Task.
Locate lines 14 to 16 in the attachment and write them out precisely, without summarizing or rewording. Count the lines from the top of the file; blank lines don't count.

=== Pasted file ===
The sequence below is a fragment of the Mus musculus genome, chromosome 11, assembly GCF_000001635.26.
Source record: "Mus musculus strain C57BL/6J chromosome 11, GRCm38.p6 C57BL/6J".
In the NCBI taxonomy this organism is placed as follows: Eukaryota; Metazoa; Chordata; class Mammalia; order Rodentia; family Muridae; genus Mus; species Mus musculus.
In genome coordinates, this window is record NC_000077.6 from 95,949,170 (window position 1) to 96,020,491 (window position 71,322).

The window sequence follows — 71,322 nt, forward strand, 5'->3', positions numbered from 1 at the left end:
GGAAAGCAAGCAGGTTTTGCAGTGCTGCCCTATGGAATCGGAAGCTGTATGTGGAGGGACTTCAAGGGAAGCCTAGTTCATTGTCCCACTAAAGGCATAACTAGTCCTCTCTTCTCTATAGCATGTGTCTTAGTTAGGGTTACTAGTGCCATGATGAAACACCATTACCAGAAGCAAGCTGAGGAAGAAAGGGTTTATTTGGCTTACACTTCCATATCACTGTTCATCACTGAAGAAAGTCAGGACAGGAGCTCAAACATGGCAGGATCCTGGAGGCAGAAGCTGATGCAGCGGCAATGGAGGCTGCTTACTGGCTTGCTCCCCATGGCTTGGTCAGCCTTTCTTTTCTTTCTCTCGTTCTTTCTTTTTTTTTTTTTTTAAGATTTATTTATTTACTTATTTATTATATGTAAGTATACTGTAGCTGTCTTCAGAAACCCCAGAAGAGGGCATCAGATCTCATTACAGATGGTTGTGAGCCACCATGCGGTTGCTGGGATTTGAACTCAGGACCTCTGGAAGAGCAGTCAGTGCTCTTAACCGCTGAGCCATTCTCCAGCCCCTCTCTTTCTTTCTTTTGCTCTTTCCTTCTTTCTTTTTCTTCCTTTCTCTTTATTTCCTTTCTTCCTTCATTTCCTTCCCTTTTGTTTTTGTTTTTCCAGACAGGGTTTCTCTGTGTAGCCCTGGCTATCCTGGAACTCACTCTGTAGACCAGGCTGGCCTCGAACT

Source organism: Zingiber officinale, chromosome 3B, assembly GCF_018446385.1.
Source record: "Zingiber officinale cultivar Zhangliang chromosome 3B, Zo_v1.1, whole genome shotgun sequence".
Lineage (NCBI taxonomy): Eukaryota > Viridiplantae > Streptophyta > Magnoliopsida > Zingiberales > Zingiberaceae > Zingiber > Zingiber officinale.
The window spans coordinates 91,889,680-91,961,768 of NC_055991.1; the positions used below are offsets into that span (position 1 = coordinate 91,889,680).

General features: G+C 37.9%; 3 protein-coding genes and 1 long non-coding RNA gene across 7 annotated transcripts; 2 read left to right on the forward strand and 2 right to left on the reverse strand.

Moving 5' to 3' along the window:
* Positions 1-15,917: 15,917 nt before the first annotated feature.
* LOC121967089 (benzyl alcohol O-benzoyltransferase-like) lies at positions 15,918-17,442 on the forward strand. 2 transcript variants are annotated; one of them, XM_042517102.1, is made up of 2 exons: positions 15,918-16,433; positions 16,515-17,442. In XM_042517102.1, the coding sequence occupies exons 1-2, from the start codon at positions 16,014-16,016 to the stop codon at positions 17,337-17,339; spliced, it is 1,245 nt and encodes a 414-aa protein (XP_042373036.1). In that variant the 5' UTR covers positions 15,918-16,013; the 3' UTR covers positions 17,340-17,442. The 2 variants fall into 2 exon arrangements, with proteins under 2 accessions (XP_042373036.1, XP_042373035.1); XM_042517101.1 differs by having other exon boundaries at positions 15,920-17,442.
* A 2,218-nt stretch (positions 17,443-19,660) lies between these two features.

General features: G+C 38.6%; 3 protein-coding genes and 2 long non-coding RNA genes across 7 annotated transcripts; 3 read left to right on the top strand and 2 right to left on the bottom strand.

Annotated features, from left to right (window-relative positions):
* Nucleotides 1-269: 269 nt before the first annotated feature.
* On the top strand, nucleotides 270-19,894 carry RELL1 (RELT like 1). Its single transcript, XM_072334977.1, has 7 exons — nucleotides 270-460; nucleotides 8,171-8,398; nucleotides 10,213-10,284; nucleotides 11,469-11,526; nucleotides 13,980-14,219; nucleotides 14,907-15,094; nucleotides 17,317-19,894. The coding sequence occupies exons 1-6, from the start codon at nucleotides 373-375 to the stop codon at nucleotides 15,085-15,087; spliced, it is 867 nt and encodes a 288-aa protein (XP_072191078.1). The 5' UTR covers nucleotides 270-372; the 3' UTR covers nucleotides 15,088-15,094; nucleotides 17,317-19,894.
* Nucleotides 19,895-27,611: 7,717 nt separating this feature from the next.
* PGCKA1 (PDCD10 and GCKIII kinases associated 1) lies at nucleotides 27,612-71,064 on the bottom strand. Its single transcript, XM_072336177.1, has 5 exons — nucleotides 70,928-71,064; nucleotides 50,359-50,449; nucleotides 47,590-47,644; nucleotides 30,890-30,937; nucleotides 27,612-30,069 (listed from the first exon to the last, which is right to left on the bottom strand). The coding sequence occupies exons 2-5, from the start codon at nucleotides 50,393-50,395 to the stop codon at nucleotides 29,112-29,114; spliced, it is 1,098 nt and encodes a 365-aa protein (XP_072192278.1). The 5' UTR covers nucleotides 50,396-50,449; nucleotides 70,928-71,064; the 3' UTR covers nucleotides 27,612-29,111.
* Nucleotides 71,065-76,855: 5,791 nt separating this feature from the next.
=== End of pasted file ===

* LOC121967089 (benzyl alcohol O-benzoyltransferase-like) lies at positions 15,918-17,442 on the forward strand. 2 transcript variants are annotated; one of them, XM_042517102.1, is made up of 2 exons: positions 15,918-16,433; positions 16,515-17,442. In XM_042517102.1, the coding sequence occupies exons 1-2, from the start codon at positions 16,014-16,016 to the stop codon at positions 17,337-17,339; spliced, it is 1,245 nt and encodes a 414-aa protein (XP_042373036.1). In that variant the 5' UTR covers positions 15,918-16,013; the 3' UTR covers positions 17,340-17,442. The 2 variants fall into 2 exon arrangements, with proteins under 2 accessions (XP_042373036.1, XP_042373035.1); XM_042517101.1 differs by having other exon boundaries at positions 15,920-17,442.
* A 2,218-nt stretch (positions 17,443-19,660) lies between these two features.

General features: G+C 38.6%; 3 protein-coding genes and 2 long non-coding RNA genes across 7 annotated transcripts; 3 read left to right on the top strand and 2 right to left on the bottom strand.